Alignment: There is normal lumbar lordosis. There is no spondyllisthesis.
Vertebrae: There is no loss of height in the vertebral bodies or abnormal bone marrow edema pattern to suggest fracture. There are mild discogenic endplate changes at L5-S1.
Spinal Cord: Inferior tip of conus is at L1-L2 level. Imaged spinal cord has normal morphology nd signal intensity. There is no evidence of spinal cord impingement or other cord pathology. Cauda equina and filum terminale are normal.
General degenerative changes: There is multilevel disc dessication.
L1-L2: There is no significant disc displacement, disc-osteophyte, spinal canal stenosis or neural foraminal narrowing. There is mild bilateral facet hypertrophy and ligamentum flavum hypertrophy.
L2-L3: There is a mild circumferential disc bulge. There is mild bilateral facet hypertrophy and ligamentum flavum hypertrophy. There is minal spinal canal stenosis. There is no significant neural foraminal narrowing.
L3-L4 : There is a mild circumferential disc bulge. There is bilateral facet hypertrophy and ligamentum flavum hypertrophy. Together these findings result in mild canal stenosis. There is mild bilateral neural foraminal narrowing.
L4-L5: There is a mild circumferential disc bulge. There is bilateral facet hypertrophy and ligamentum flavum hypertrophy. Together these findings result in mild canal stenosis. There is mild bilateral neural foraminal narrowing.
L5-S1: There is a mild circumferential disc bulge. There is mild bilateral facet hypertrophy and ligamentum flavum hypertrophy. These findings result in mild bilateral neural foraminal narrowing. There is no significant canal stenosis.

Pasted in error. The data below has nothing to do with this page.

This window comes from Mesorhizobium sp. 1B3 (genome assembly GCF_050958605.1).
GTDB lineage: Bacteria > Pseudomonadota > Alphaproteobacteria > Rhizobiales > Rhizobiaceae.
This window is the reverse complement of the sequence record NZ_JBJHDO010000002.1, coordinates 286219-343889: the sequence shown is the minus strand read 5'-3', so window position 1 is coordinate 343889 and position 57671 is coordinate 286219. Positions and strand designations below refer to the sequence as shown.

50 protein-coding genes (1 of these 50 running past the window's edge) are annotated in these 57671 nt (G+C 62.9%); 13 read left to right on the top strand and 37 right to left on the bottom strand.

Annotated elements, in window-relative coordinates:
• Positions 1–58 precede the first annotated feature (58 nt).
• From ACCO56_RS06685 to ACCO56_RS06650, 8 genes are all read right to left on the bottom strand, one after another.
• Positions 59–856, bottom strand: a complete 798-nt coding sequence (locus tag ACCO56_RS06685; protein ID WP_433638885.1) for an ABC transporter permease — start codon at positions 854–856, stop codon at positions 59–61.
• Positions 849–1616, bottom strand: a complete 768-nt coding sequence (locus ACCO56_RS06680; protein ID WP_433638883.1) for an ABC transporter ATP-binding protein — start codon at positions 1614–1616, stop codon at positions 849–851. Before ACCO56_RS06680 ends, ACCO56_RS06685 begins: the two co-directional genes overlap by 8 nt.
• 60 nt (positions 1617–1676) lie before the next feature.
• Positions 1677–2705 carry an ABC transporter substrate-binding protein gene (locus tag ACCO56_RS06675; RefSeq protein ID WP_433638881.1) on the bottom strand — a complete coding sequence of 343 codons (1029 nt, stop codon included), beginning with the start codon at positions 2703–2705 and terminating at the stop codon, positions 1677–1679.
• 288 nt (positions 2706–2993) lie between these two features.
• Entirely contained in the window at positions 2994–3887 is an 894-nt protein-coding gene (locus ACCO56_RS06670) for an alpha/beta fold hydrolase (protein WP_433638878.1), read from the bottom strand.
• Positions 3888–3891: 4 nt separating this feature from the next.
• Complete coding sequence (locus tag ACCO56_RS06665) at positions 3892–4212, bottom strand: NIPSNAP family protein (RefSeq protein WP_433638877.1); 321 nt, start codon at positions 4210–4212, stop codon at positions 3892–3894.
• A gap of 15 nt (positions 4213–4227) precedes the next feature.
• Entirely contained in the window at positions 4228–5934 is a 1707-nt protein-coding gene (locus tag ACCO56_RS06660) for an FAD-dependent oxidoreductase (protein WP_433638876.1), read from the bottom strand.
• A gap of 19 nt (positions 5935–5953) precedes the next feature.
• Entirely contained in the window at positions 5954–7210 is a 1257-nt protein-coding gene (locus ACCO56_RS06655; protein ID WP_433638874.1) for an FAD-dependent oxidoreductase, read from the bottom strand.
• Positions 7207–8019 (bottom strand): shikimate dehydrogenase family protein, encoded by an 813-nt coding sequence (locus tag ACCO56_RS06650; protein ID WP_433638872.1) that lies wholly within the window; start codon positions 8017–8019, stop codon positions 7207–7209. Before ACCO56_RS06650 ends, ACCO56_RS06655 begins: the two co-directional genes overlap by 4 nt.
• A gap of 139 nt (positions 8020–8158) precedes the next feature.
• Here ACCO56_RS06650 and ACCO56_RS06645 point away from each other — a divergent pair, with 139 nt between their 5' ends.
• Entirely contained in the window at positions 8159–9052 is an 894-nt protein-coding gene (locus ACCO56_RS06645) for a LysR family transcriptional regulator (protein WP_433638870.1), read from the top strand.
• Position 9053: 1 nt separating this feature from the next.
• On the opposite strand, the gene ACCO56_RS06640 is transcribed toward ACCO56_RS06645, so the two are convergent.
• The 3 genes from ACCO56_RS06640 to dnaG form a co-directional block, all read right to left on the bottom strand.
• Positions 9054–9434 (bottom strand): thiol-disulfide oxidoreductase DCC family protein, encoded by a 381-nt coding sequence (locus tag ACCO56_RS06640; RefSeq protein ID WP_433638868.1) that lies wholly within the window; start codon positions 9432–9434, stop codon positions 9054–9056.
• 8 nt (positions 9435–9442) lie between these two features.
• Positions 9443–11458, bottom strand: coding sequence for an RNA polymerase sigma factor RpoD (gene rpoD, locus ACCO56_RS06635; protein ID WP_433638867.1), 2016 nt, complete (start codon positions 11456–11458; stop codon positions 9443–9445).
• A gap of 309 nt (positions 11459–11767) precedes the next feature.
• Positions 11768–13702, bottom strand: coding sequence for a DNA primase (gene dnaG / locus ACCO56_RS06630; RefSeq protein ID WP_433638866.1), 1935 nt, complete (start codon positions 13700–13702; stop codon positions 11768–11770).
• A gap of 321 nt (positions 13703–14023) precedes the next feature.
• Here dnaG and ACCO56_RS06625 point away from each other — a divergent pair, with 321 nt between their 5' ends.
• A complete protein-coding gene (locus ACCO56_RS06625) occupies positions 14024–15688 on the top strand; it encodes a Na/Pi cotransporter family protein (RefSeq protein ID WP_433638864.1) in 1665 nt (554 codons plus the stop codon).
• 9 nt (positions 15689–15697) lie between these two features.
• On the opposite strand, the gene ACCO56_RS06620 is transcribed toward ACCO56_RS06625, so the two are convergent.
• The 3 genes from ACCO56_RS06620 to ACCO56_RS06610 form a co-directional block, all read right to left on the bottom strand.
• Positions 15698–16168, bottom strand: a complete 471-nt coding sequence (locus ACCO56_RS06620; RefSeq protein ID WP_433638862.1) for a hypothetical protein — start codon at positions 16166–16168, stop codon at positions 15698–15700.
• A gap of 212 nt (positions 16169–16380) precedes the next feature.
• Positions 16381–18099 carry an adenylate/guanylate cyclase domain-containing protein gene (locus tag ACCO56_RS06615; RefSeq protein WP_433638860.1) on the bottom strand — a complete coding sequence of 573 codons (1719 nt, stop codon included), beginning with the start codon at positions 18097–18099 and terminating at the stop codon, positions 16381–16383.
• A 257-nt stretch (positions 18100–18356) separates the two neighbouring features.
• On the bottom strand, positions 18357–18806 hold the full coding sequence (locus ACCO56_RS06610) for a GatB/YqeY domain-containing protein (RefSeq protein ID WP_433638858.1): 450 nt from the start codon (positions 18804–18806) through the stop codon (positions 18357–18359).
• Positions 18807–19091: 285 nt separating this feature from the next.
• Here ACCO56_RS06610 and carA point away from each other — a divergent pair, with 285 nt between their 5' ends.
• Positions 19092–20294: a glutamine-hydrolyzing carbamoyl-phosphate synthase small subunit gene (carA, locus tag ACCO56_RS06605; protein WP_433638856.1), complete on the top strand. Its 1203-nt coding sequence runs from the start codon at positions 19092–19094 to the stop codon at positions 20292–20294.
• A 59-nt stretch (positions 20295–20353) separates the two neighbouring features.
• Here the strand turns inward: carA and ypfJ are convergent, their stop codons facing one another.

Additional observations: The imaged extraspinal structures are normal.
Impression: Multilevel degenerative disc disease and facet arthrosis resulting in moderate canal stenosis at L3-L4 and mild canal stenosis at L2-L3 and L4-L5. Mild bilateral forminal narrowing at L3-L4, L4-L5 and L5-S1.
Now, I am no doctor, but I am seeing a lot of "mild mild mild" and yet, he is wheelchair bound and cannot stand for more than a few seconds before the pain comes and he has to sit. He can twist he legs, bend his feet, wiggle his toes but cannot lift his thigh of the seat more than a few inches. I am confused, he is confused, and I guess we don't feel so bad since some doctors are confused. Any help or advice is appreciated.
Thanks in advance.**********************************
No one on the Spine-Health patient forums is medically qualified to provide any advice or recommendations on any diagnostic test. However, the following key words can always be applied.
MILD Treated with conservative measures such as Physical Therapy and mild medications. Many times these situations can be cleared up and the condition can be resolved.
MODERATE Some more treatments may be needed, ie Spinal Injections, Ultra sound and stronger medications. Always a possibility of more aggressive treatment if the conservative measures don't help
SEVERE Need for stronger medications. The requirement for surgery may be necessary